Nancy Bermeo states that “we now face forms of democratic backsliding that are legitimated through the very institutions that democracy promoters have prioritized: national elections, voting majorities in legislatures and courts, and the “rule” of the laws that majorities produce.” Daniel Ortega, under the Sandinista National Liberation Front was elected president of Nicaragua in 1985-1990. He was re-elected in 2007 and very soon after his second election, Nicaragua began to experience democratic backsliding. Some examples of democratic backsliding that Nicaragua is experiencing is consolidating power, manipulating elections, and control over public institutions.
The first example of democratic backsliding in Nicaragua is when Ortega, under his own party’s control, began to consolidate some branches of government. This allows for the first checks and balances of a democracy to be thrown off course. In 2014, constitutional amendments were changed by the National Assembly to allow Ortega to win for his third consecutive term for the 2016 elections. During campaigns for the 2016 election term, Ortega’s number one competitor, Eduardo Montealegre, was expelled from running by the Supreme Court. Montealegre was running under the Independent Liberation Party (PLI). The replacement candidate for the Independent Liberation Party was an Ortega ally. The manipulation of elections, not done directly by Ortega and his allies, shows the backsliding of democracy through an unfair and not fully competitive election. “The manipulation of elections can include tampering with media access, keeping opposition candidates off the ballot, changing electoral rules to favor incumbent; however, all done in such a way that the elections themselves do not appear fraudulent.” (Bermeo).
During the 2016 election process, the Sandinista National Liberation Front (FSLN), Ortega’s party, ran the candidates that they preferred rather than the candidates that were chosen during the local primary surveys. These candidates were put in place to ensure that Ortega and his party won. Daniel Ortega won the 2016 election with 72.1% of the votes. According to the Nicaragua Center of Human Rights, post-election riots between the government and the opposing side, Independent Liberation Party and the Liberal Constitutionalist Party, resulted in seven recorded deaths.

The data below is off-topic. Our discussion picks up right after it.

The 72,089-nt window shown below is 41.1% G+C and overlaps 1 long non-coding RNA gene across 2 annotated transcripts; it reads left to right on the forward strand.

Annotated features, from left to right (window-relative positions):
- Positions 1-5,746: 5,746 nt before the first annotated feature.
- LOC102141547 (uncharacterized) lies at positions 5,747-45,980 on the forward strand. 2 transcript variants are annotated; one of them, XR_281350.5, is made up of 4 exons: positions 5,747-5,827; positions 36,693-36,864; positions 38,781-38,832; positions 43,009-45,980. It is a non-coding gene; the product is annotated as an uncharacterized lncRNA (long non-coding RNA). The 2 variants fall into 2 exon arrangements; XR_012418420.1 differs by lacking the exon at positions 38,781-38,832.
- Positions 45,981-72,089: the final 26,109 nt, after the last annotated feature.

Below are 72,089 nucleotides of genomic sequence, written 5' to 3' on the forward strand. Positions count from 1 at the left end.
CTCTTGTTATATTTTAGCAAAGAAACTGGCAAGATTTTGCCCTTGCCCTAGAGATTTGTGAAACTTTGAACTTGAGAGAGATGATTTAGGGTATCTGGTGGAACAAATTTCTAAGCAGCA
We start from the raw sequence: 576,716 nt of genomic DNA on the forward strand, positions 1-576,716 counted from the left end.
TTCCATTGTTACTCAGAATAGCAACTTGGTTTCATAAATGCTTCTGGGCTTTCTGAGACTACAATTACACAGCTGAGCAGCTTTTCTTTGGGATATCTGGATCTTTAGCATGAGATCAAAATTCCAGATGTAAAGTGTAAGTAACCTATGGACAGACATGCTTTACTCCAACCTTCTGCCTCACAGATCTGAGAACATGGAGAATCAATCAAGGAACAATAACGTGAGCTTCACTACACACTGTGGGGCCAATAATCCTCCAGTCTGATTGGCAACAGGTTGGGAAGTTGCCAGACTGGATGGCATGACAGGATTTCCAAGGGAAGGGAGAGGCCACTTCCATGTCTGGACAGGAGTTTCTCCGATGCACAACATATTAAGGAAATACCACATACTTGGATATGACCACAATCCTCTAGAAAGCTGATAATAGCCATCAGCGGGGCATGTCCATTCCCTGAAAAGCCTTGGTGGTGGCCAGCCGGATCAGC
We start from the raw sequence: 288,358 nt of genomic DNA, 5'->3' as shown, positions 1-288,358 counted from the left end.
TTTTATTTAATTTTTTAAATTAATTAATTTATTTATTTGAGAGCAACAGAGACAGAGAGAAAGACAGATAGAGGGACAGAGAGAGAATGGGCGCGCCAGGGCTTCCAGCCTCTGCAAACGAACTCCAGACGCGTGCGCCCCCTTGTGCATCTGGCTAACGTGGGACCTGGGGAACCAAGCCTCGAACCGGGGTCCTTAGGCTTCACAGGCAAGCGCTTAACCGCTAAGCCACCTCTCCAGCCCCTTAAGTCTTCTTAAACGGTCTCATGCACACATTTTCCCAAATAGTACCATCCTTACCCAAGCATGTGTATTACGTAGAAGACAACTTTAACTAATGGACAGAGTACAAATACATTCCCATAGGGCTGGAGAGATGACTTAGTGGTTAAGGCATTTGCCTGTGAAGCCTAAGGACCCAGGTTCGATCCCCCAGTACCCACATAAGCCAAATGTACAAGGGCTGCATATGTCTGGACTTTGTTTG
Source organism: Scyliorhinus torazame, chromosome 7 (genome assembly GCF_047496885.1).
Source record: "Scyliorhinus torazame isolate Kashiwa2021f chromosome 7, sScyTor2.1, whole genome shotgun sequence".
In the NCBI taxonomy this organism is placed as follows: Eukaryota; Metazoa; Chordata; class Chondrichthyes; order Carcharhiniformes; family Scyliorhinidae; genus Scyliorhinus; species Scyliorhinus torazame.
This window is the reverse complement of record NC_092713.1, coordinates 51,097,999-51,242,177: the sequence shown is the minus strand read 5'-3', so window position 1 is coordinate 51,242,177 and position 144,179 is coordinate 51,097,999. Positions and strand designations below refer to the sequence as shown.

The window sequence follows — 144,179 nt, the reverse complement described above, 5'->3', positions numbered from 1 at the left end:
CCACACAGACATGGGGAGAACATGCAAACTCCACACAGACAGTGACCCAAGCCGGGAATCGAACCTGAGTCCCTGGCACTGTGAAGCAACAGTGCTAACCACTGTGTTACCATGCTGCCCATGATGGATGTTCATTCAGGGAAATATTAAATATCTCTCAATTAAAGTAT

Ortega’s win in the 2016 election has led to more democratic backsliding/erosion. The first major example of this is his consolidation of ALL the branches of government and began to take control of most public institutions. Ortega taking control of majority of the public institutions, allows for great influence over the political choices of the people. The citizens of Nicaragua will tend to follow Ortega, not because they agree with him, but instead because they want to keep the jobs they have in the institutions. Thus, allowing Ortega to continue to gain the control while no one wants to take a stand against him. This shows democratic backsliding by throwing off the checks and balances of distribution of power, which is a key component for a good democracy. Another major example of democratic backsliding found in Nicaragua is nepotism in many levels. Nepotism is when a family member of the leader is put in a place of power. This is often bad for a democracy because the family members are often loyalists who will not go against the leader (family member) or they may abuse their place of power. Ortega’s wife has the role of vice president and making many decisions of the different branches of government. His sons and daughters are also appointed positions in the government such as ambassador and presidential advisor.